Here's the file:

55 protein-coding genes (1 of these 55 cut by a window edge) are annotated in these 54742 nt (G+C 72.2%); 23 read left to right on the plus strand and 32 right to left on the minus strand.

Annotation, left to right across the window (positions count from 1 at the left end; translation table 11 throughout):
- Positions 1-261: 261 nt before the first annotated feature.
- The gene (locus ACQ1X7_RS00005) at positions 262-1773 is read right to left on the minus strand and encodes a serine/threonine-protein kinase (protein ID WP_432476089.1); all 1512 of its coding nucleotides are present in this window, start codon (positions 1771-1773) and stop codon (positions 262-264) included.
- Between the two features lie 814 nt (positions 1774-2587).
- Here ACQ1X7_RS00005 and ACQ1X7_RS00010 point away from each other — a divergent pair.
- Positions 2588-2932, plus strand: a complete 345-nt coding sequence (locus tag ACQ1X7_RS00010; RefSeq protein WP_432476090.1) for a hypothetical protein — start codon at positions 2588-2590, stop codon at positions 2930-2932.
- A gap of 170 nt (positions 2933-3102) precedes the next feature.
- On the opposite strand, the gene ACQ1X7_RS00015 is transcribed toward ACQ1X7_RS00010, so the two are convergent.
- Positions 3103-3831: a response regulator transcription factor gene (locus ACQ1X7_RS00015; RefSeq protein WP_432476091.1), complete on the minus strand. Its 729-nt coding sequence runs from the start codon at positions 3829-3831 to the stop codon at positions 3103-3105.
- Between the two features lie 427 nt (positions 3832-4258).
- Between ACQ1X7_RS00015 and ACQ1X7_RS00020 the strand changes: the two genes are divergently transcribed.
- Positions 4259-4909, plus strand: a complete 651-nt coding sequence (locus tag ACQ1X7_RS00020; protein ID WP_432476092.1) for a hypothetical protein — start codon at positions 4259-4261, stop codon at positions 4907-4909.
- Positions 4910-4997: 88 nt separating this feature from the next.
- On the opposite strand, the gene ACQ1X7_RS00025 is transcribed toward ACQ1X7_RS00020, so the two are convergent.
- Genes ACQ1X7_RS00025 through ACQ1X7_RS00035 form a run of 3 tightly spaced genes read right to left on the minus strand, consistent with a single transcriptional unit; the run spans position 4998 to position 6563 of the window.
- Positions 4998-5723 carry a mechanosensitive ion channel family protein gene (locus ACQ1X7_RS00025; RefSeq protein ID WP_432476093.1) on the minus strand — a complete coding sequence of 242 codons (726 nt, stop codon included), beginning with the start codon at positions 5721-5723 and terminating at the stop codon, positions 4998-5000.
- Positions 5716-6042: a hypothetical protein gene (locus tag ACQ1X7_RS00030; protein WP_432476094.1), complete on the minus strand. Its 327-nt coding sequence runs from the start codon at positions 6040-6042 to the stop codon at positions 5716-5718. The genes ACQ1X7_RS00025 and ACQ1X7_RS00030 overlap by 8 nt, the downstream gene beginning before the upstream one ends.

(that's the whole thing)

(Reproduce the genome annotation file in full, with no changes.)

55 protein-coding genes (1 of these 55 cut by a window edge) are annotated in these 54742 nt (G+C 72.2%); 23 read left to right on the plus strand and 32 right to left on the minus strand.

Annotation, left to right across the window (positions count from 1 at the left end; translation table 11 throughout):
- Positions 1-261: 261 nt before the first annotated feature.
- The gene (locus ACQ1X7_RS00005) at positions 262-1773 is read right to left on the minus strand and encodes a serine/threonine-protein kinase (protein ID WP_432476089.1); all 1512 of its coding nucleotides are present in this window, start codon (positions 1771-1773) and stop codon (positions 262-264) included.
- Between the two features lie 814 nt (positions 1774-2587).
- Here ACQ1X7_RS00005 and ACQ1X7_RS00010 point away from each other — a divergent pair.
- Positions 2588-2932, plus strand: a complete 345-nt coding sequence (locus tag ACQ1X7_RS00010; RefSeq protein WP_432476090.1) for a hypothetical protein — start codon at positions 2588-2590, stop codon at positions 2930-2932.
- A gap of 170 nt (positions 2933-3102) precedes the next feature.
- On the opposite strand, the gene ACQ1X7_RS00015 is transcribed toward ACQ1X7_RS00010, so the two are convergent.
- Positions 3103-3831: a response regulator transcription factor gene (locus ACQ1X7_RS00015; RefSeq protein WP_432476091.1), complete on the minus strand. Its 729-nt coding sequence runs from the start codon at positions 3829-3831 to the stop codon at positions 3103-3105.
- Between the two features lie 427 nt (positions 3832-4258).
- Between ACQ1X7_RS00015 and ACQ1X7_RS00020 the strand changes: the two genes are divergently transcribed.
- Positions 4259-4909, plus strand: a complete 651-nt coding sequence (locus tag ACQ1X7_RS00020; protein ID WP_432476092.1) for a hypothetical protein — start codon at positions 4259-4261, stop codon at positions 4907-4909.
- Positions 4910-4997: 88 nt separating this feature from the next.
- On the opposite strand, the gene ACQ1X7_RS00025 is transcribed toward ACQ1X7_RS00020, so the two are convergent.
- Genes ACQ1X7_RS00025 through ACQ1X7_RS00035 form a run of 3 tightly spaced genes read right to left on the minus strand, consistent with a single transcriptional unit; the run spans position 4998 to position 6563 of the window.
- Positions 4998-5723 carry a mechanosensitive ion channel family protein gene (locus ACQ1X7_RS00025; RefSeq protein ID WP_432476093.1) on the minus strand — a complete coding sequence of 242 codons (726 nt, stop codon included), beginning with the start codon at positions 5721-5723 and terminating at the stop codon, positions 4998-5000.
- Positions 5716-6042: a hypothetical protein gene (locus tag ACQ1X7_RS00030; protein WP_432476094.1), complete on the minus strand. Its 327-nt coding sequence runs from the start codon at positions 6040-6042 to the stop codon at positions 5716-5718. The genes ACQ1X7_RS00025 and ACQ1X7_RS00030 overlap by 8 nt, the downstream gene beginning before the upstream one ends.